From a peak near 1,200MW, there are drops and surges in output of around 250-300MW (equivalent to having the Pelican Point Combined Cycle Gas plant switched on and off in an instant).

At about 2:30pm there is an almost instantaneous drop of 150MW (1,050 to 900MW), followed by a rapid surge of around 250MW, to hit a momentary peak of about 1,150MW.

Then, in the instant before the blackout, wind power output plummets to around 890MW: a grid killing collapse of 260MW, that occurs in a matter of minutes (it’s all happened before, as we detail below). That 260MW collapse was the deliberate result of an automatic shutdown of the wind farms based in SA’s mid-North, located in the path of the storm front: the final and total collapse in SA’s power supply follows immediately thereafter.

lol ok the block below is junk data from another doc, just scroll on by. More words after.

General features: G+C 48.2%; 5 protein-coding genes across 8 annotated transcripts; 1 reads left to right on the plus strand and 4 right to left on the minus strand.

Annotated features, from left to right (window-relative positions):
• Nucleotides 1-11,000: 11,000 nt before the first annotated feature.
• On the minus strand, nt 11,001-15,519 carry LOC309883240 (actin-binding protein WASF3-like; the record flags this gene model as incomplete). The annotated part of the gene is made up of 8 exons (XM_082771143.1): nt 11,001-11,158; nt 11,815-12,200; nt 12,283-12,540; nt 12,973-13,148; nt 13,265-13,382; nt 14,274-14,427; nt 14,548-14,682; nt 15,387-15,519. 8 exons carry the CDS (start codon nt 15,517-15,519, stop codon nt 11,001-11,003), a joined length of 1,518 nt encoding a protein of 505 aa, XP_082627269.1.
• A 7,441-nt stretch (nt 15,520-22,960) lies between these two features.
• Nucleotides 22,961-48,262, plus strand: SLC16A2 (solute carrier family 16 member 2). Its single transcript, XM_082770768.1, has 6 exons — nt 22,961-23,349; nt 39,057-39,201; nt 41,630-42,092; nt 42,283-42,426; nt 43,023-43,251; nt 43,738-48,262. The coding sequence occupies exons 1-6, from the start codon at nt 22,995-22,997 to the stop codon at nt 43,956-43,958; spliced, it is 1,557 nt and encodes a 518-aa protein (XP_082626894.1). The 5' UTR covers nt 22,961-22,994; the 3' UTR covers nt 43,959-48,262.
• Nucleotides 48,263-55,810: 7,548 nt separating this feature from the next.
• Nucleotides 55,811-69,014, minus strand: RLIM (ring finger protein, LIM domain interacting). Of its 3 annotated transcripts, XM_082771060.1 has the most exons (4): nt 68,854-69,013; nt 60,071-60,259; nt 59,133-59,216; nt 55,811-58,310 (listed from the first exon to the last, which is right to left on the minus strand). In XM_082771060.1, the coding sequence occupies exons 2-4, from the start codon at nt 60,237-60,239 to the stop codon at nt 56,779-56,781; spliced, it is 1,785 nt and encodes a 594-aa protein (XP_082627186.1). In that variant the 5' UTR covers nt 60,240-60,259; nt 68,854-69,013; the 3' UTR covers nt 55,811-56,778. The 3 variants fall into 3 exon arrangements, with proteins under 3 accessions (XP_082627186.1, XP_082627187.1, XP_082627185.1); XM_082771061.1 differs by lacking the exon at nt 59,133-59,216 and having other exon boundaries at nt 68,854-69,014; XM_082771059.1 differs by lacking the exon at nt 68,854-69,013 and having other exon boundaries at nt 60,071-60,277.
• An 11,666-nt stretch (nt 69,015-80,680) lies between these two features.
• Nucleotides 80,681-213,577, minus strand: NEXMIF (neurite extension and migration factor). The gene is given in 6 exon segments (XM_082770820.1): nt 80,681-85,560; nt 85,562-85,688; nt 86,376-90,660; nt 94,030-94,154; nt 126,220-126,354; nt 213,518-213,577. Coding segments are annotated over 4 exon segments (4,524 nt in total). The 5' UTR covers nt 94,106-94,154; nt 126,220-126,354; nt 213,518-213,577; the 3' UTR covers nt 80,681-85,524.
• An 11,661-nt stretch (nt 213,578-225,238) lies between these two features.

In a repeat of what occurred on 1 November last year, that sudden, unpredictable drop in wind power output placed an exponentially increasing load on the interconnectors that supply SA with meaningful base-load power from Victoria’s coal-fired plant in the Latrobe Valley. The interconnectors, faced with rapidly increasing loads, that fast exceeded their thermal limits, shut down as a means of self-protection (for detail on the 1 November event – see our post here). There followed a complete collapse of the grid in SA.

Wind turbines produce no power at all until the wind speed reaches a constant 5-6m/s; when the wind really gets blowing and hits around 25m/s – as it did on 28 September – turbines automatically shut down to protect themselves from permanent structural damage: 11 tonne blades being flung about the countryside isn’t just a PR nightmare, it tends to impact on the unit’s operational capacity thereafter.